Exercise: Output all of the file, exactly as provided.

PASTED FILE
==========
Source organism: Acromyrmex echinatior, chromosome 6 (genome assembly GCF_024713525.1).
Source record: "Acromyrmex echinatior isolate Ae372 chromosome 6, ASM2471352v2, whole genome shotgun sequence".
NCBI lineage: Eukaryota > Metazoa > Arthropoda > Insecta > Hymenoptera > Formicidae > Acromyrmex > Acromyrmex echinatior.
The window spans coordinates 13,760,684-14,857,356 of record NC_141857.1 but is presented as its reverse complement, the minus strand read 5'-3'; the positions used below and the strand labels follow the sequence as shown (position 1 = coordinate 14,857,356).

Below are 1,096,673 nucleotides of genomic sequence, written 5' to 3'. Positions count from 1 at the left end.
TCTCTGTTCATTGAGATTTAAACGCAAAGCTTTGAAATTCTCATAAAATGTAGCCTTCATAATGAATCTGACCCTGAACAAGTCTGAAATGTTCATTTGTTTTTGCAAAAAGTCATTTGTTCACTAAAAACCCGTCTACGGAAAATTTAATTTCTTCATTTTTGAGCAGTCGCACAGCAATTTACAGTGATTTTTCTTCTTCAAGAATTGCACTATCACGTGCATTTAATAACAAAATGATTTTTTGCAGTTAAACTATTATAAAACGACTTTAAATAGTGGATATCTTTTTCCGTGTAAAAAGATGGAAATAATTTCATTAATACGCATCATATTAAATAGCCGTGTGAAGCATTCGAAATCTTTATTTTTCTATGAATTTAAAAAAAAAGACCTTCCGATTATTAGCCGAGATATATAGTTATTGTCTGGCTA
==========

Source organism: Acromyrmex echinatior, chromosome 6 (genome assembly GCF_024713525.1).
Source record: "Acromyrmex echinatior isolate Ae372 chromosome 6, ASM2471352v2, whole genome shotgun sequence".
NCBI lineage: Eukaryota > Metazoa > Arthropoda > Insecta > Hymenoptera > Formicidae > Acromyrmex > Acromyrmex echinatior.
The window spans coordinates 13,760,684-14,857,356 of record NC_141857.1 but is presented as its reverse complement, the minus strand read 5'-3'; the positions used below and the strand labels follow the sequence as shown (position 1 = coordinate 14,857,356).

Below are 1,096,673 nucleotides of genomic sequence, written 5' to 3'. Positions count from 1 at the left end.
TCTCTGTTCATTGAGATTTAAACGCAAAGCTTTGAAATTCTCATAAAATGTAGCCTTCATAATGAATCTGACCCTGAACAAGTCTGAAATGTTCATTTGTTTTTGCAAAAAGTCATTTGTTCACTAAAAACCCGTCTACGGAAAATTTAATTTCTTCATTTTTGAGCAGTCGCACAGCAATTTACAGTGATTTTTCTTCTTCAAGAATTGCACTATCACGTGCATTTAATAACAAAATGATTTTTTGCAGTTAAACTATTATAAAACGACTTTAAATAGTGGATATCTTTTTCCGTGTAAAAAGATGGAAATAATTTCATTAATACGCATCATATTAAATAGCCGTGTGAAGCATTCGAAATCTTTATTTTTCTATGAATTTAAAAAAAAAGACCTTCCGATTATTAGCCGAGATATATAGTTATTGTCTGGCTA